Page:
Playing as Agent
Broadly speaking, agents have three main objectives. Determining hackers, determining agents, and securing nodes.
The most valuable information for determining a player's identity are their votes, propositions, and use of hammer. As an agent, you want to use this information to create reasonable suspicion around players who you think are hackers. Once you create reasonable suspicion around one player, you can begin to determine the identities of the others.
Many players forget that as an agent you don't only have to determine who the hackers are, but also prove to your teammates that you are an agent. The easiest way to do this is to avoid suspicious behaviors (e.g. proposing disadvantages nodes, passing hammer, accepting out of node, etc).
As an agent you always want to include yourself in a node maintenance team, as any team that does not include you is more likely to be hacked. You must also pay close attention to who has been in hacked nodes and who has been in secured nodes. If there is a player that has been in multiple hacked nodes with different partners, you almost never want them in your proposal.
- Accepting Out of Node
- Proposing Disadvantages Nodes
- Accepting Disadvantages Nodes
- Making Fallacious Arguments
- Passing Hammer
As agent you want to recognize suspicious behaviors to determine hackers, while avoiding them yourself to prove you're an agent.
Playing as Hacker
In general, hackers have three main objectives: Proving innocence, subverting agents, and hacking nodes.
The best way to prove your innocence is to act like an agent trying to prove themselves to their teammates. Avoid suspicious behaviors, and you will quickly gain the trust of the other players.
The hardest part of playing hacker is subverting the agents while keeping your innocence. Most of the time however, you won't need to pass hammer to your hacker buddy, or propose a disadvantages node to win the game. All you have to do is create reasonable doubt surrounding the agents decisions. Keep an eye out for agents who exhibit suspicious behaviors and question them on it. If they fail to give an adequate answer, you can often convince the other players not to put them in their proposals.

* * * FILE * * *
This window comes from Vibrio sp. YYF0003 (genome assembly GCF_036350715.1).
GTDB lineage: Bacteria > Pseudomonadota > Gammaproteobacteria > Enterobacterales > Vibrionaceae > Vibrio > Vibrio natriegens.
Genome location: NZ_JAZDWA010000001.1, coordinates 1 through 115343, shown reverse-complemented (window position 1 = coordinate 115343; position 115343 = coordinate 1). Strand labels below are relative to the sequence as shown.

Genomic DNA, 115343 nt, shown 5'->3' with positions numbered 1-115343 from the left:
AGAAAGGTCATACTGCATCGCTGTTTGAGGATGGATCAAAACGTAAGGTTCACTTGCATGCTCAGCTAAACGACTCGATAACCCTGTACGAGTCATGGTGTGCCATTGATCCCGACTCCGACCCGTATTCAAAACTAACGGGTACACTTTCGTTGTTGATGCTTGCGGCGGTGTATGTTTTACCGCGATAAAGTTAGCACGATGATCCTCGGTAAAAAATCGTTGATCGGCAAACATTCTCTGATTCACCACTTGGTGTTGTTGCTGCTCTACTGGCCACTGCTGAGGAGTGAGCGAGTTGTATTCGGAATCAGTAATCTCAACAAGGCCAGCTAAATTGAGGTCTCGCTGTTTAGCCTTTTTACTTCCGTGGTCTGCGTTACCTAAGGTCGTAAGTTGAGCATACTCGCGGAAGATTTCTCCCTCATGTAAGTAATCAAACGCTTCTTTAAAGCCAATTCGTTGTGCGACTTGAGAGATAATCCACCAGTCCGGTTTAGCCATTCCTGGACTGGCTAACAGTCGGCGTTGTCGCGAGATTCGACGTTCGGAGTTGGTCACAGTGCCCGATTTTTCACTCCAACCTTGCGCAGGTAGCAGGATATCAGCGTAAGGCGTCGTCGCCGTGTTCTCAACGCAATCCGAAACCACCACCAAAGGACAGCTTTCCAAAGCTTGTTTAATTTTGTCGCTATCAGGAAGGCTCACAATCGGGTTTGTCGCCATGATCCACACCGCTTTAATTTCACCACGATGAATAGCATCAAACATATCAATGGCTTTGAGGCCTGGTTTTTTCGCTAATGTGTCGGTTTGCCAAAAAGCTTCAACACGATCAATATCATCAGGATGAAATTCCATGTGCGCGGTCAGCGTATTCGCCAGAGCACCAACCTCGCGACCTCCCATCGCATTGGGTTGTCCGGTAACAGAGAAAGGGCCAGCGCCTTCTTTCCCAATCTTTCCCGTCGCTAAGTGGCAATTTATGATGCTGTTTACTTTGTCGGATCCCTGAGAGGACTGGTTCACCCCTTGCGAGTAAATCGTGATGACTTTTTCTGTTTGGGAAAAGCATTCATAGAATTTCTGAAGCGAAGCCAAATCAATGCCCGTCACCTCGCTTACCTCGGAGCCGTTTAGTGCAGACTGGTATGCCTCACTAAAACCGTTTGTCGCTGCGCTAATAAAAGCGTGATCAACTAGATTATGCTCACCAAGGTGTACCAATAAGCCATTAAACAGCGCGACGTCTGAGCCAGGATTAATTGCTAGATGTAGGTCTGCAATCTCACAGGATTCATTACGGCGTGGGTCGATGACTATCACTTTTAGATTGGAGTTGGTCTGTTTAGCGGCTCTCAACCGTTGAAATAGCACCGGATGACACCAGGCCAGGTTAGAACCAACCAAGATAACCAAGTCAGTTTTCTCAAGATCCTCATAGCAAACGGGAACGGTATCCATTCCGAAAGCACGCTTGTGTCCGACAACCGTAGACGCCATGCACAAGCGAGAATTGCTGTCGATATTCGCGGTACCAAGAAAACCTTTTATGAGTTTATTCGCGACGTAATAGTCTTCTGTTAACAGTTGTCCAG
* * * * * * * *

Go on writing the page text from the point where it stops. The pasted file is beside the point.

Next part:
Ideally, you never want to be in more than one hacked node. While this is achievable in seven to eight player games, it is impossible in five or six player games. A common strategy is for one hacker to hack the first two, and for the other to hack the third. If the group becomes suspicious of one hacker, the other can hack the node.
Another strategy for hacking nodes is for the hackers to include each other in their proposals. If you're not careful this can lead to a double hack, which you mostly want to avoid as hacker. Fortunately there is a widely accepted method of determining who hacks in a node with two hackers. This is protocol.
- The player who proposed the node hacks the node.
- If an agent proposes the node, the last player who hacked hacks the node.
- If an agent proposes the node and no one has hacked yet, the first player in the proposal order hacks the node.
As hacker, you want to avoid suspicious behaviors to prove yourself as agent, while subverting the agents decisions by creating reasonable doubt and hacking nodes.
Tips, Tricks, and Common Mistakes
Mindnight can often feel like it has a steep learning curve, this is because there are many mistakes new players make that can jeopardize their game.
Avoid chatting unless you are convinced that if you don't say something you will lose the game. There are lots of ways to slip up as agent or hacker when trying to explain yourself, so don't bother.
Don't accuse players without good reason. No one will believe you if you think someone is a hacker because they 'are talking funny'.
Often times players will excuse suspicious behaviors with ridiculous arguments. Such as 'I'm just trying to speed things up' or 'I don't really care anyway'. These do not excuse suspicious behavior, please don't try to reason with insanity, it will not serve you.
Mostly, chatting won't benefit you. Insulting people however, is an easy way to lose or get yourself banned. Keep any discussion you have friendly and respectful, don't be afraid to challenge someone's argument, but don't be rude either.
Sometimes players will propose disadvantages nodes under the guise of testing for a hacker. Usually, this is not a valid excuse, as there are few situations where it benefits the agents to have a hacker in the node. Only once you've confirmed enough agents and hackers that the last hacker can be determined through a test is this strategy valid. Otherwise, call players out on it.
It's easy to get swept up in accusations and insensible strategies. Avoid these, think rationally, and you'll drastically increase your odds of winning.